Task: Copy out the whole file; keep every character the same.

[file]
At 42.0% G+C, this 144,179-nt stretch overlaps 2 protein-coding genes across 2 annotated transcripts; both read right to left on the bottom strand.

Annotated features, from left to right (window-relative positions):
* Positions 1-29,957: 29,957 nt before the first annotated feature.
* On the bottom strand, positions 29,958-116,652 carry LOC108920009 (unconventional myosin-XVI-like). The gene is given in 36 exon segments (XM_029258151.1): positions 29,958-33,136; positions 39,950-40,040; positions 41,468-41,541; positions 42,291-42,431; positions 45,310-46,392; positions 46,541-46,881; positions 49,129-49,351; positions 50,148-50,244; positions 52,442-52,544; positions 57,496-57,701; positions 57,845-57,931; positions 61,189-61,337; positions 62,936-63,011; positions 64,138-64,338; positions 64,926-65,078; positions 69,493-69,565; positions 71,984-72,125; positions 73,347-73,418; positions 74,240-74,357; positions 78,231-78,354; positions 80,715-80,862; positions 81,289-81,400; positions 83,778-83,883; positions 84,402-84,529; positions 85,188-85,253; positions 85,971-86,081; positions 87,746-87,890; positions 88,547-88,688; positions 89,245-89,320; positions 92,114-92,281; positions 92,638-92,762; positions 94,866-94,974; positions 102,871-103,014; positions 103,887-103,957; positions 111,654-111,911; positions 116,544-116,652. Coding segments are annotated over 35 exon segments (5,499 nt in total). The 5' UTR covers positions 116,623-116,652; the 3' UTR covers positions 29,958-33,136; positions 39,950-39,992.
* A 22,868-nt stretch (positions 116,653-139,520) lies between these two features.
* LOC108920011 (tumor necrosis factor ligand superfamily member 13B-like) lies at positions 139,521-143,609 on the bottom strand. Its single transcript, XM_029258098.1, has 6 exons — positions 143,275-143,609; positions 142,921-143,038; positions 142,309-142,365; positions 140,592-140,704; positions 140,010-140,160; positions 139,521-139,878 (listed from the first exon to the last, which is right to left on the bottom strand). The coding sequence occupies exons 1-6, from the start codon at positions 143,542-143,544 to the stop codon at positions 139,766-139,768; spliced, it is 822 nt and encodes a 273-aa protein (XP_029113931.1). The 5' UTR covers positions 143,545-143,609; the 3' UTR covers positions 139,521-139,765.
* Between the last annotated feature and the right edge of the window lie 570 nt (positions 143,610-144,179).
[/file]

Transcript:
At 42.0% G+C, this 144,179-nt stretch overlaps 2 protein-coding genes across 2 annotated transcripts; both read right to left on the bottom strand.

Annotated features, from left to right (window-relative positions):
* Positions 1-29,957: 29,957 nt before the first annotated feature.
* On the bottom strand, positions 29,958-116,652 carry LOC108920009 (unconventional myosin-XVI-like). The gene is given in 36 exon segments (XM_029258151.1): positions 29,958-33,136; positions 39,950-40,040; positions 41,468-41,541; positions 42,291-42,431; positions 45,310-46,392; positions 46,541-46,881; positions 49,129-49,351; positions 50,148-50,244; positions 52,442-52,544; positions 57,496-57,701; positions 57,845-57,931; positions 61,189-61,337; positions 62,936-63,011; positions 64,138-64,338; positions 64,926-65,078; positions 69,493-69,565; positions 71,984-72,125; positions 73,347-73,418; positions 74,240-74,357; positions 78,231-78,354; positions 80,715-80,862; positions 81,289-81,400; positions 83,778-83,883; positions 84,402-84,529; positions 85,188-85,253; positions 85,971-86,081; positions 87,746-87,890; positions 88,547-88,688; positions 89,245-89,320; positions 92,114-92,281; positions 92,638-92,762; positions 94,866-94,974; positions 102,871-103,014; positions 103,887-103,957; positions 111,654-111,911; positions 116,544-116,652. Coding segments are annotated over 35 exon segments (5,499 nt in total). The 5' UTR covers positions 116,623-116,652; the 3' UTR covers positions 29,958-33,136; positions 39,950-39,992.
* A 22,868-nt stretch (positions 116,653-139,520) lies between these two features.
* LOC108920011 (tumor necrosis factor ligand superfamily member 13B-like) lies at positions 139,521-143,609 on the bottom strand. Its single transcript, XM_029258098.1, has 6 exons — positions 143,275-143,609; positions 142,921-143,038; positions 142,309-142,365; positions 140,592-140,704; positions 140,010-140,160; positions 139,521-139,878 (listed from the first exon to the last, which is right to left on the bottom strand). The coding sequence occupies exons 1-6, from the start codon at positions 143,542-143,544 to the stop codon at positions 139,766-139,768; spliced, it is 822 nt and encodes a 273-aa protein (XP_029113931.1). The 5' UTR covers positions 143,545-143,609; the 3' UTR covers positions 139,521-139,765.
* Between the last annotated feature and the right edge of the window lie 570 nt (positions 143,610-144,179).